Fifteen years ago, researchers used high speed video to show that when a drop of water coalesces into a layer of the same liquid, it does so not instantaneously but in a matryoshka-like cascade, with each step generating a smaller drop. Now, a newly published study finds that soap bubbles do something similar.
If you search Leonarda Cianciulli on the website for Rome’s Museo Criminologico, you’ll see that her nickname was “la Saponificatrice di Correggio.” What’s so sinister about a soap maker? Well, because she crafted it out of at least one of her murder victims ... and then gifted the bars to her friends.
What happens when your production budget consists of water, soap, food colouring, and maybe a bit of magnetic goo? If you're the filmmaker responsible for this music video, the result is a beautiful demonstration of fluid dynamics, fingering flows, drips, and bubbles.
It's Toy Soul 2014 in Hong Kong this weekend, and that means there's amazing new toys to be seen from some of Asia's best collectibles makers. Here's some of the amazing new toys from the likes of Sentinel, ThreeZero, Hot Toys and more at the event.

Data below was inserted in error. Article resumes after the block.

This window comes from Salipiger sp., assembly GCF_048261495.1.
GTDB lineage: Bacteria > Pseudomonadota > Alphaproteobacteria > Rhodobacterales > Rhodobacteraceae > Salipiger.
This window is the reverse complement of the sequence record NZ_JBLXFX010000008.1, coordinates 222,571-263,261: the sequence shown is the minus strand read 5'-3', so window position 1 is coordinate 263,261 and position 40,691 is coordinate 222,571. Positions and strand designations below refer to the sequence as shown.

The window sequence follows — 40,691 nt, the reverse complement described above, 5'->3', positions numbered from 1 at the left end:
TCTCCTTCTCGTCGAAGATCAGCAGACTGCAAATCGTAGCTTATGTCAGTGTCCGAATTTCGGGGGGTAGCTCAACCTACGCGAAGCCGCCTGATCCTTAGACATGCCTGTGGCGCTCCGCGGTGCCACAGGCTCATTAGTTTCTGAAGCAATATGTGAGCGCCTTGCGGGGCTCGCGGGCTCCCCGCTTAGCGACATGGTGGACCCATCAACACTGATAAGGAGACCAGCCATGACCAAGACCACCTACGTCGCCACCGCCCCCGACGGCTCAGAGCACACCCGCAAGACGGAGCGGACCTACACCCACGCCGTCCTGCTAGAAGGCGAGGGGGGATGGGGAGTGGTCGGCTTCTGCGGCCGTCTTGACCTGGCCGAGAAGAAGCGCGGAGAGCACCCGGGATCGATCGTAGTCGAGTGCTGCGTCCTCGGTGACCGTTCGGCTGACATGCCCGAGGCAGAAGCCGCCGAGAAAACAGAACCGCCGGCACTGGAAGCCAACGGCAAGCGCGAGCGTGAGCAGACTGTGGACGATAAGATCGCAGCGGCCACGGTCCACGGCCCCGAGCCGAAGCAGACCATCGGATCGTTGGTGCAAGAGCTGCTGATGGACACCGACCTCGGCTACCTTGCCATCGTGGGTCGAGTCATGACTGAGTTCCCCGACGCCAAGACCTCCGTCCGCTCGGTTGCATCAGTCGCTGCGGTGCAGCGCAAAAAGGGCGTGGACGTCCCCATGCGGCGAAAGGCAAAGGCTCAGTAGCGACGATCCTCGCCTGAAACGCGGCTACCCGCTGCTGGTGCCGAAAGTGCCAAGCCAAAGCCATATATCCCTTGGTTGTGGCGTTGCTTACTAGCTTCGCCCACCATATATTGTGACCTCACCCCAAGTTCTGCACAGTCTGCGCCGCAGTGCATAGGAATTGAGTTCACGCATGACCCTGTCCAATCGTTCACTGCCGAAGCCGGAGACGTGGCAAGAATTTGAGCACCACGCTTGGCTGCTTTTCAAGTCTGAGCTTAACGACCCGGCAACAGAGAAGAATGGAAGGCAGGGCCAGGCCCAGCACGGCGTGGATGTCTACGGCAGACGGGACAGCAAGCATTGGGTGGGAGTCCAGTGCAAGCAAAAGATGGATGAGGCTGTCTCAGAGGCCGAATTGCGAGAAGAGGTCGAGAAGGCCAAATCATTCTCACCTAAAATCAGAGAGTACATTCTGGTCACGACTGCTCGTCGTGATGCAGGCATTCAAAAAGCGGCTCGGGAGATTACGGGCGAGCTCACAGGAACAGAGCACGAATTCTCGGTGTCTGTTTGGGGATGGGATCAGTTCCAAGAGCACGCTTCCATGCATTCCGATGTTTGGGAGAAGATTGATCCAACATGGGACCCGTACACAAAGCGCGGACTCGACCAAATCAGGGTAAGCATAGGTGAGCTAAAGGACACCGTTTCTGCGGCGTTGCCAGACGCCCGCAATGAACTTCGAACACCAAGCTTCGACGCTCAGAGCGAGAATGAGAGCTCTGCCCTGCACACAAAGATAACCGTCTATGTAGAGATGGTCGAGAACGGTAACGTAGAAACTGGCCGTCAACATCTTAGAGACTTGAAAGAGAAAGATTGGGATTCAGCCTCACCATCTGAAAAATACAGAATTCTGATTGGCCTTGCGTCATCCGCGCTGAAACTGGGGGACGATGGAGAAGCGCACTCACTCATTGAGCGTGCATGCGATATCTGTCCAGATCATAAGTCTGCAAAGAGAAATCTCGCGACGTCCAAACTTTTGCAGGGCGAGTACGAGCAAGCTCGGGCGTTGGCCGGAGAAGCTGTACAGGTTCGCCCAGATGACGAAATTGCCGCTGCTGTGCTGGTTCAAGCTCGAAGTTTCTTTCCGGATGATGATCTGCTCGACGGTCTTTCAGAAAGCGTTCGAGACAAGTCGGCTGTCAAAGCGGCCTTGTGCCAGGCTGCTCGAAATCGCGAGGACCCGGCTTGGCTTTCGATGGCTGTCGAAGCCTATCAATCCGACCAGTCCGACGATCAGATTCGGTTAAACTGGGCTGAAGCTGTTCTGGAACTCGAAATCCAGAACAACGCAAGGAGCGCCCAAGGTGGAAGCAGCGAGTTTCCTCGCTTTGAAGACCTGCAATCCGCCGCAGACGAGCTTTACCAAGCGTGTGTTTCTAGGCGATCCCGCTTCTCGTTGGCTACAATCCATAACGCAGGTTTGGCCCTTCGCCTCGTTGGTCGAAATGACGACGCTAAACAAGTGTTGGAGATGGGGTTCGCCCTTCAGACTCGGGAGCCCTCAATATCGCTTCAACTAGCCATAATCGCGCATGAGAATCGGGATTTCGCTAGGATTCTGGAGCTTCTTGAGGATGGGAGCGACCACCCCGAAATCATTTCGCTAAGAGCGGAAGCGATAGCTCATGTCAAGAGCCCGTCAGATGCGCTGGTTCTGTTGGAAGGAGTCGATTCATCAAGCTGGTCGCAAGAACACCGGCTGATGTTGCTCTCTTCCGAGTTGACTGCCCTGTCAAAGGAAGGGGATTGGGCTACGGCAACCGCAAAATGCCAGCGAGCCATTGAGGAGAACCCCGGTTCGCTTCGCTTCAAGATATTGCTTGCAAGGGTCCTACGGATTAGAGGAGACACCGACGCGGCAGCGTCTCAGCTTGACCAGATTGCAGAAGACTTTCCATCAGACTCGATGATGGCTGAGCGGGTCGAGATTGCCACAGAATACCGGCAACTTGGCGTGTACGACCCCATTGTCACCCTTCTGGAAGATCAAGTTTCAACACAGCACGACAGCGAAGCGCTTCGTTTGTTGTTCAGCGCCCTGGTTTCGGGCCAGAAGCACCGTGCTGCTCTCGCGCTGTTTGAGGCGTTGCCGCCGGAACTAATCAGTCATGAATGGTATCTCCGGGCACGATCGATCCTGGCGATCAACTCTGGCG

Ready for your daily dose of FUD? How about a paper linking antibacterial soap to muscle impairment? That's right, now you can be paranoid that cleaning your hands might hurt your heart later in life.
A group at The University of Bristol have come up with the world's first magnetic soap. At first, this sounds like just another interesting technological leap from soap on a rope — plus a way to combine two of the world's coolest things, soap and magnets. But actually, this invention could have a much more vital…
Ivory soap has a marketing campaign that trumpets how their product floats in water. To make themselves seem more modern, they could show people what Ivory does in the microwave. Given what happens, it's unlikely they will, though.